• The Wayside: Home to Hawthorne and the Alcott Family  A Historic Landmark, The Wayside was the only home owned by Nathaniel Hawthorne, author of The Scarlet Letter, The House of the Seven Gables, and Twice-Told Tales. Before Hawthorne bought it, the house belonged to the Alcott family, who named it "Hillside." Here, Louisa May Alcott and her sisters lived much of the childhood described in Little Women.
  • Louisa May Alcott’s Orchard House Just minutes from Wayside (circa 1690) is most noted for being home to the talented Alcott family, and is where Louisa May Alcott wrote and set her beloved classic novel, Little Women, in 1868. 
  • "Authors Ridge at Sleepy Hollow"  Perched on the top-most glacial hill in the cemetery, Authors Ridge gathers together, among others, the graves of Henry Thoreau (1862), Nathaniel Hawthorne (1864), Ralph Waldo Emerson (1882), Louisa May Alcott (1888) and her father, Bronson Alcott (1888). 
  • Ralph Waldo Emerson House  Open to the public, the Emerson House is still furnished with the families’ memorabilia and keepsakes. Emerson lived here most of his adult life, wrote his famous essays "The American Scholar" and "Self Reliance," and died here in 1882.
  • Walden Pond  Situated on 400 acres, Walden Pond is a State Reservation and National Historic Site. Henry David Thoreau lived here from July 1845 to September 1847. His experience at Walden provided the material for the book Walden, which is credited with helping to inspire awareness and respect for the natural environment. Today, visitors can enjoy hiking, swimming and educational and guided tours.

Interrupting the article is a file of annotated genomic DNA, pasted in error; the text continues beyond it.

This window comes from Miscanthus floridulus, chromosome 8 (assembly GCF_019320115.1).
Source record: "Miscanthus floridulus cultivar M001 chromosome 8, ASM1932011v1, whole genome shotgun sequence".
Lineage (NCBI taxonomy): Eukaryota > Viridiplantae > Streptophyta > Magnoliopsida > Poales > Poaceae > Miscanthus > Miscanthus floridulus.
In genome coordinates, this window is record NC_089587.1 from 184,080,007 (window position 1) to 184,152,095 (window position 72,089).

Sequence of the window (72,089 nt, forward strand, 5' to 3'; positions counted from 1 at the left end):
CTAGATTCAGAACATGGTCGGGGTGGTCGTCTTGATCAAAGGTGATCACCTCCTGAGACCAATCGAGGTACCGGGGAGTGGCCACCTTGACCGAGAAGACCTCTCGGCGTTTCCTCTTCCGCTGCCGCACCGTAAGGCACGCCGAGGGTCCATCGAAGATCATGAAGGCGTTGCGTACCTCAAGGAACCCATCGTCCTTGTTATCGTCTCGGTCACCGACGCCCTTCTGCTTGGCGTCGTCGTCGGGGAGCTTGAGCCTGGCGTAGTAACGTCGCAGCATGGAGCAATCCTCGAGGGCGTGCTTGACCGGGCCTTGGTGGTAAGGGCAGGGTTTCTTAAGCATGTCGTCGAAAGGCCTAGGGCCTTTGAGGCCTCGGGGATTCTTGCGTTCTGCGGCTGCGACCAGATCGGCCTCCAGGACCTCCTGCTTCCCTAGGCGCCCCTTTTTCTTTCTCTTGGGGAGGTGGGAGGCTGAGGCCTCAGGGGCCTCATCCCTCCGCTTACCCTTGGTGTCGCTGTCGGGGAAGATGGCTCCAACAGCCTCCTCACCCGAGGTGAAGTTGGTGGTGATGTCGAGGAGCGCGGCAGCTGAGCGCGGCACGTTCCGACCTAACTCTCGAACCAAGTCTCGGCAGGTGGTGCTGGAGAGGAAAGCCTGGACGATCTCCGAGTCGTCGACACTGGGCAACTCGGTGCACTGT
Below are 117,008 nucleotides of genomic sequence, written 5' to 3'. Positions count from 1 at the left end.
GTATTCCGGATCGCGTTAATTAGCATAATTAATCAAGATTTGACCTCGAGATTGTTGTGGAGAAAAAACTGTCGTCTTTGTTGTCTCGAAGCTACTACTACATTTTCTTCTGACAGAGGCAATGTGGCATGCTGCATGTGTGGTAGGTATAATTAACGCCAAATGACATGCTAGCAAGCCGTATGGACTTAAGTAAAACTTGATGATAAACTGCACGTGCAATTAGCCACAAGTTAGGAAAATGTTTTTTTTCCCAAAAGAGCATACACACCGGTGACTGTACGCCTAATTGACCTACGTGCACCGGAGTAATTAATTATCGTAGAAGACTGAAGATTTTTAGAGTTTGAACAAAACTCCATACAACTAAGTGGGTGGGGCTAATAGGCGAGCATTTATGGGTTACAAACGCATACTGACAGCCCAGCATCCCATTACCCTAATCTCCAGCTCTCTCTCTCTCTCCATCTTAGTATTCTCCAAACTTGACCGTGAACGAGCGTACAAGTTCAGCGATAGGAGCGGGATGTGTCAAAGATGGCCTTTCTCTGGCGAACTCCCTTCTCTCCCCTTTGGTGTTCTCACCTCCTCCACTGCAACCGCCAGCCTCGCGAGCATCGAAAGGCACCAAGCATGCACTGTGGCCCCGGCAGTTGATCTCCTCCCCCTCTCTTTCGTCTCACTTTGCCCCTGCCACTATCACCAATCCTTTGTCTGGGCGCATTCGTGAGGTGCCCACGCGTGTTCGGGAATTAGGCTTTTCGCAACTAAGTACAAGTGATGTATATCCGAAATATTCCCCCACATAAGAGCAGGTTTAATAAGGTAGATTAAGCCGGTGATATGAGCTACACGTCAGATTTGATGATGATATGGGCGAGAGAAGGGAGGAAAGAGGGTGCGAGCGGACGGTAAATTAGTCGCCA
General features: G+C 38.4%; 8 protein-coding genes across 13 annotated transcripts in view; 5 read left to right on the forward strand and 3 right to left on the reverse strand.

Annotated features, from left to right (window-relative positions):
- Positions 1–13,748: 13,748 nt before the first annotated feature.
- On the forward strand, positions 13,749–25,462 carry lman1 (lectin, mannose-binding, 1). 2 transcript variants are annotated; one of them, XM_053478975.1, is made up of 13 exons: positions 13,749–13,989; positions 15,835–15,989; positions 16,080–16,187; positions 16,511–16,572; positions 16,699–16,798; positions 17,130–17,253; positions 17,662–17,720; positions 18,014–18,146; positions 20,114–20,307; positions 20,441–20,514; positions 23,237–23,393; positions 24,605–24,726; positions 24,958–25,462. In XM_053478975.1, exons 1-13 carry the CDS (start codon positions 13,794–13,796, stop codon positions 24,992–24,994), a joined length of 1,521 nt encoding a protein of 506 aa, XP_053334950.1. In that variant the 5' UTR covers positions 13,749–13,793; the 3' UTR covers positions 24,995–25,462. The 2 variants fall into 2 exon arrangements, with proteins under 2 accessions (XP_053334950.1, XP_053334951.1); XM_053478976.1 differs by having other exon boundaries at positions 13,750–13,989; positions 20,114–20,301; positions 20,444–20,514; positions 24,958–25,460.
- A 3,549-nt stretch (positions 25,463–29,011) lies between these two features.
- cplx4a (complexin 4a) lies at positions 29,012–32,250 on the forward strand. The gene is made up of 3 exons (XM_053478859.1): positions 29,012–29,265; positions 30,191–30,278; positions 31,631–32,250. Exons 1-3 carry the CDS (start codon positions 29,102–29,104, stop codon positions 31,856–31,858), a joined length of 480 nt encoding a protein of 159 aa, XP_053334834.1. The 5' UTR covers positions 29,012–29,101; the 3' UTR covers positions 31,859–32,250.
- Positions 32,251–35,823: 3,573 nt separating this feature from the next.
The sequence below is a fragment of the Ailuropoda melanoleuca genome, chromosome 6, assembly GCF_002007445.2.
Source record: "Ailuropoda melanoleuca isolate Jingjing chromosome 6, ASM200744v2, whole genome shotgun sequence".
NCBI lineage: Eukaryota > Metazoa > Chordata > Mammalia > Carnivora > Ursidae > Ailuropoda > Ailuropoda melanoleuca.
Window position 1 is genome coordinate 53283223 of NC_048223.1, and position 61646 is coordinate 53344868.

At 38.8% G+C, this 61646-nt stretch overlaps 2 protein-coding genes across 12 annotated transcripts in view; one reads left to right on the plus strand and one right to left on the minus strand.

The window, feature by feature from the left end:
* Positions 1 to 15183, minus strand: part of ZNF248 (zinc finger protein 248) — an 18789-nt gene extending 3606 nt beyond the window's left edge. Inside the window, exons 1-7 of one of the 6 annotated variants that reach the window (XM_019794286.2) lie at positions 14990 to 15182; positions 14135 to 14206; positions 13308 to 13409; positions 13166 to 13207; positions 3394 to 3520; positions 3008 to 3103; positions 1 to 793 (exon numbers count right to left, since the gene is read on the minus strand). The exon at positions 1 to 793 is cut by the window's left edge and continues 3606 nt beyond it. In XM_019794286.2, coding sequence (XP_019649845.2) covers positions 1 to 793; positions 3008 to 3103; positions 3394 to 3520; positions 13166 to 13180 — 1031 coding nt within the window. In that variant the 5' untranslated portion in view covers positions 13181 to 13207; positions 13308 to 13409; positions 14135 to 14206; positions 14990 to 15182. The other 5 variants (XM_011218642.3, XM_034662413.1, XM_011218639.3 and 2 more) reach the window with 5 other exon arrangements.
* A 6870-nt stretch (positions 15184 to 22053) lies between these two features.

Day 6: Boston, MA
  • Longfellow House – Washington’s Headquarters  This National Historic Site in Cambridge, MA preserves the home of Henry W. Longfellow, one of the world’s foremost 19th century poets. The house also served as headquarters for General George Washington during the Siege of Boston, July 1775 - April 1776. In addition to its rich history, the site offers unique opportunities to explore 19th century literature and arts. Of course, a visit to Cambridge would be incomplete without visiting Harvard University, home to too many writers to mention.
  • Boston by Foot  Take a walking tour of the homes and haunts of such great American writers as Ralph Waldo Emerson, Nathaniel Hawthorne, Henry David Thoreau, Louisa May Alcott, Henry James, Charles Dickens, and Henry Wadsworth Longfellow.
New England welcomes literary pilgrims of all stripes - intrepid readers, history buffs or writers in need of the inspiration you can find when you follow in the footsteps of legends.  For more information about writers' houses, visit http://writershouses.com/